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Interview: Amar Dhaliwal, Chief Evangelist, Saba Software

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6th Jun 2014
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Who is Amar Dhaliwal?

Amar Dhaliwal has been with Saba since May 2005 and was previously co-founder and CTO of THINQ, which was acquired by Saba.

At Saba, Amar has led many functions including engineering, product strategy, cloud operations, professional services, and customer support.

As Saba’s Chief Evangelist, Amar is responsible for brand, product, technology, and client evangelism across the globe. Amar is a member of the Institute of Chartered Accountants of England and Wales, and holds an M.Sc. from the London School of Economics.

You’re Chief Evangelist at Saba and to be an evangelist you need to get behind the company’s vision, purpose and USP. What do you think is the vision and purpose is at Saba?

In the original whitepaper that our founder Bobby Yazdani wrote, he articulated a problem that all companies were going through at the time, which was that organisations of the day existed in a time of great change. This was in the 1990s, so you had the beginnings of the internet, the explosion of technology and lots of restructuring. And he wrote a vision that is relevant today – we still use that as a touchstone as to why we’re relevant and it forms a key part of the reason that we exist.

Ultimately, the change organisations face now is even greater. There was a piece of research done at Oxford in October of last year [2013] saying that 47% of the jobs that exist today won’t exist in the next two decades. That’s incredulous, and if you look at the last two decades, loads of jobs have already gone: toll booth operators, telephone switch operators and ad sales executives to some extent. The pace of change is just accelerating.

And what inspired Bobby to create Saba is actually more relevant today. The organisations that succeed during periods of great change are those that have the greatest ability to adapt, so then we start to think about what makes organisations adaptable.

At Saba we believe these organisations are populated by smart, engaged, happy people. To create this harmony you need to have a certain culture, a belief in diversity, belief in a values system, and there has to be some technology in there too. And that’s the role that we play, and that’s the reason we exist.

You’ve consolidated everything recently into one product, Saba Cloud. Is this the adaptability in play?

There are four or five key technology drivers that we are pushing into Saba Cloud. The first thing – and don’t roll your eyes – we have set ourselves a benchmark of making the product irresistible, so building for engagement, building for end user and building for touch. I’ve heard Josh Bersin and the CIO of IBM using the same term.

Secondly, we’re really focused on making the software intelligent, so really thinking about machine learning and thinking about big data. I know ‘big data’ is the most overused and least understood word in industry, but it’s basically thinking about how can you take all this structured and unstructured content that’s been created and apply tools and analysis to it.

So when Jamie joins company XYZ, we want the company to say, “here’s the training we think you should do based on your profile, who you’re connected with, your aspirations etc.” This can really help drive engagement: we’ve learnt from Netflix and we’ve learnt from Amazon, that if you say “here’s what you should be doing,” people will engage with the system.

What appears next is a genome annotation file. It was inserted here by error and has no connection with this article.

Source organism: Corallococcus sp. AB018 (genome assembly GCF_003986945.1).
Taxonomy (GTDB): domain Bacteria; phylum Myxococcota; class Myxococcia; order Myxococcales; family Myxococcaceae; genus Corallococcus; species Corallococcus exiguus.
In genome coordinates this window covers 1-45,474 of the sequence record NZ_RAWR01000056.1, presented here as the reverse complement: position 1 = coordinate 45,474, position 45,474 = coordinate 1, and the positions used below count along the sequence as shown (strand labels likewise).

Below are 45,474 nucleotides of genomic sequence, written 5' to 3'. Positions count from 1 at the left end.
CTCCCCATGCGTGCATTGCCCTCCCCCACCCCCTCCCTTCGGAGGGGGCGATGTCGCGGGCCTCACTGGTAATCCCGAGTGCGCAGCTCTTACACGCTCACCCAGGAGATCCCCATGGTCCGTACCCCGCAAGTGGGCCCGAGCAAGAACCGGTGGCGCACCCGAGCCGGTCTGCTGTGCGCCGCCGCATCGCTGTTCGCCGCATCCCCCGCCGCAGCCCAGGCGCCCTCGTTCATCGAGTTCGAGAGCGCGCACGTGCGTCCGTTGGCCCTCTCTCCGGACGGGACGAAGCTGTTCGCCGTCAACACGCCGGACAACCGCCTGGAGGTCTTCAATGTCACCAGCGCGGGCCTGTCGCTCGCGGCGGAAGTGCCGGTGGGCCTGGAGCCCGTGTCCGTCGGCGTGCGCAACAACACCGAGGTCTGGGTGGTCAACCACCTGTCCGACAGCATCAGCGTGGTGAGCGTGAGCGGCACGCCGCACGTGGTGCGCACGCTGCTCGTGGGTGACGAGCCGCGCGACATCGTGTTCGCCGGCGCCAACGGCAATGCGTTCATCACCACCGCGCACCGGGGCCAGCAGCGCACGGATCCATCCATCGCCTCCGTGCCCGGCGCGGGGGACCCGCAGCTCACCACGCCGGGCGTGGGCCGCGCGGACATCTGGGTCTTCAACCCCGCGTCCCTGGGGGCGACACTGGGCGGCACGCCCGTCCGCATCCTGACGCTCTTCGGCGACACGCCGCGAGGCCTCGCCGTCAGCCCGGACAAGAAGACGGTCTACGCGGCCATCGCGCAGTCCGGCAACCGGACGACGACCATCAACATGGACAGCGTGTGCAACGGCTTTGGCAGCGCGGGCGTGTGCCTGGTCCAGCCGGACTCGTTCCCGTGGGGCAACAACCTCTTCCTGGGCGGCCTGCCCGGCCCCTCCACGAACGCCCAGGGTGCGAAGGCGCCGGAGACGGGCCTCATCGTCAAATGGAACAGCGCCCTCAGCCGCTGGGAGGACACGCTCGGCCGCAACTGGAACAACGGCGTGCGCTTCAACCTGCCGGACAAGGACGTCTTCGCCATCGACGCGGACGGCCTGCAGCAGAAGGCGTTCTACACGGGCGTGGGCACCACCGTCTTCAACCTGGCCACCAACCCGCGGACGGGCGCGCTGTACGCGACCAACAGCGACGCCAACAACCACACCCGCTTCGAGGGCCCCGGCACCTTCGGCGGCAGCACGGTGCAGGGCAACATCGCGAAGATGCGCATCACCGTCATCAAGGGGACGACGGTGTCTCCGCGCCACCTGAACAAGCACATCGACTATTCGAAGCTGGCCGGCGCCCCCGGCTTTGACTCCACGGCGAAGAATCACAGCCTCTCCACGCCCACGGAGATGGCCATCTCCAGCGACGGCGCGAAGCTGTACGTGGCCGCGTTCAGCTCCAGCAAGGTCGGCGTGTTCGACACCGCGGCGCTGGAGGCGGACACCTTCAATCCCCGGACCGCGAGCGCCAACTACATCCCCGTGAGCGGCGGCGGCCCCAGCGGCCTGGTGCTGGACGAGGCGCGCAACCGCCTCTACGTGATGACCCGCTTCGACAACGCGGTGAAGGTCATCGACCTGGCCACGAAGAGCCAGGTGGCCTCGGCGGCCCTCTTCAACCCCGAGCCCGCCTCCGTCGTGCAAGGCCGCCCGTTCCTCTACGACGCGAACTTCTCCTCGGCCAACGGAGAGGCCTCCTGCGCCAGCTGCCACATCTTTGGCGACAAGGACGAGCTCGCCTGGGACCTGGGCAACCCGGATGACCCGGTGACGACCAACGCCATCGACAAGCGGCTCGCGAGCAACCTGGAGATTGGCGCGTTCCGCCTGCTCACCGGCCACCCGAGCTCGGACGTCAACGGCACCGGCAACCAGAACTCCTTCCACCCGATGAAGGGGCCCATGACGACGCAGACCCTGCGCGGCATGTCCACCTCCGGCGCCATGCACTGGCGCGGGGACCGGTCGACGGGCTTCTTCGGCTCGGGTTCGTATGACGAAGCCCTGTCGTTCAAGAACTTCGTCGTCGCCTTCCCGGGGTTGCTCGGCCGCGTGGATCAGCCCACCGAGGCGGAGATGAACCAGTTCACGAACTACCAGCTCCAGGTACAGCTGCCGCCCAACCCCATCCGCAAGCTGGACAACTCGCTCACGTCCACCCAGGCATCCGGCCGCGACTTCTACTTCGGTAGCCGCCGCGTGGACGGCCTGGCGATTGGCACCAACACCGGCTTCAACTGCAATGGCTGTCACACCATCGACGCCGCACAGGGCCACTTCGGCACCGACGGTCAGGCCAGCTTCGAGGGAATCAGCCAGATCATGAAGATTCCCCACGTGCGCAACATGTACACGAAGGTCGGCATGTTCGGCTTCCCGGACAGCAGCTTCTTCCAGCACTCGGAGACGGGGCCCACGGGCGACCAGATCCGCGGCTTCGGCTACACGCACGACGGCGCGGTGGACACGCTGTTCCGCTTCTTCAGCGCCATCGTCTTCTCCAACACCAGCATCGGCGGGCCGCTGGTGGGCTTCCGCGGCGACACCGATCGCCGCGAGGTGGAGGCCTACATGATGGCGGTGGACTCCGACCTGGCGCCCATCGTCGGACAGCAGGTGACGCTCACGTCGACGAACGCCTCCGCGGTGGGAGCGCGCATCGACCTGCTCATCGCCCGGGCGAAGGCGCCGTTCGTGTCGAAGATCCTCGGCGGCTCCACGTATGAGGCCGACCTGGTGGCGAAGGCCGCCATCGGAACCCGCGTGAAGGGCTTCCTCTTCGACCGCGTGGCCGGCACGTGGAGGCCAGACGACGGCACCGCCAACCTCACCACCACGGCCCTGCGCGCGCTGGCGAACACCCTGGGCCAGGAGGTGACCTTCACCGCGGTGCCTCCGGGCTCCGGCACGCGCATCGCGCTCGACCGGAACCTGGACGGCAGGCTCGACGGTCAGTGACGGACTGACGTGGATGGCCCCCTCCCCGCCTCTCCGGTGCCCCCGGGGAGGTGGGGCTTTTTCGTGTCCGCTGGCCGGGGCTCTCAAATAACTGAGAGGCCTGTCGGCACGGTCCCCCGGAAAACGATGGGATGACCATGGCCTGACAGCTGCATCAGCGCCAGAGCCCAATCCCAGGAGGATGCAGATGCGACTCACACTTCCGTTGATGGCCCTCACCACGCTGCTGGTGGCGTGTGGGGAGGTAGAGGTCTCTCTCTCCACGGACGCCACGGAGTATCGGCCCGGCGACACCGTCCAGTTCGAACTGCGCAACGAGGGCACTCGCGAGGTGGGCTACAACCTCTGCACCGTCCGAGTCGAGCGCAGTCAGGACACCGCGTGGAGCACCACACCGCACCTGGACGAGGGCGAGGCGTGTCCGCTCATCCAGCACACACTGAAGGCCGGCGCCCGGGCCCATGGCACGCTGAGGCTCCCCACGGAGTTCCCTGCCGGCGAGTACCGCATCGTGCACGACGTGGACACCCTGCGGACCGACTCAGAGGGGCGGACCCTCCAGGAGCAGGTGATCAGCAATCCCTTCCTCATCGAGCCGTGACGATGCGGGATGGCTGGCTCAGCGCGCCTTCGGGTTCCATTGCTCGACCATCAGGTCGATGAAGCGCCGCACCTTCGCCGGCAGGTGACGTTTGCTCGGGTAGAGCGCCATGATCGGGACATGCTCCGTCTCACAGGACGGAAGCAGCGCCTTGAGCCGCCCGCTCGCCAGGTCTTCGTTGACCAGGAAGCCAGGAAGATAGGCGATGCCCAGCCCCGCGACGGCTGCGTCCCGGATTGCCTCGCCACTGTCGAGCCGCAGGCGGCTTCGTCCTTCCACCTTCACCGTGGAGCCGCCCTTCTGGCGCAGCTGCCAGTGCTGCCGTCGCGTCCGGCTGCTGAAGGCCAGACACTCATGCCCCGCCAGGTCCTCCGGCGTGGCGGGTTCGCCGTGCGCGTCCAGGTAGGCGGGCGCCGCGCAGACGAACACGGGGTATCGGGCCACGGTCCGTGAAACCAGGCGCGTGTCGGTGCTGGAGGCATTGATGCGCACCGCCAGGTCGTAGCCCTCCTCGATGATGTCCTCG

Thirdly, really cracking the data problem is important for us and we’re investing a lot in this. As a vendor community, this industry has existed for close to two decades, and overall the industry has done a poor job of providing insight into the data that we gather for HR and talent management professionals. And as a consequence of that I think those professionals have never been had a strategic role in organisations and people just think of them as transactional and not strategic. We’re looking at how we can change the data and how we think about the data so it allows people to ask smart questions.

The last thing we’ve learnt is that over the years, software in our industry has been too difficult to implement and own, so we’re really focused on making that a very graceful, simple, cost-effective relationship. We need to be able to connect with other systems much more easily than we’ve done historically, let people implement in a very agile way and allow clients to get updates silently.

Ultimately then, you’re being HR person first and technology second?

Yep, but I’d give one nuance on this. I spend a lot of time in front of HR people, learning administrators, talent administrators, and I’m apologising all the time, because I’m telling them that we used to build software for them but now we’re building it for end users and line managers.

We used to build it for HR admins and they were happy for a while, but they spent the last decade saying that their people don’t want to use the software, hence why we’re building it for the end user and the line manager.

However, your point is correct in that we are abstracting away the technology and it has to be abstracted away from the end user. But I was talking about this the other day to VPs of Talent and CLOs and I said, “guess what, you’re in the tech business” and I think that the new generation of talent leaders and L&D leaders get that. It’s interesting to see that change starting to happen. Our profession is a soft profession and it’s easy to forget about the technology.

There’s a lot of change happening outside technology too and I think there’s a culture shift happening in HR. So for example Dan Pink, author of Drive, his ideas are picking up a lot of traction as a new way to think about motivation, and the same for Rasmus Ankersen on talent identification.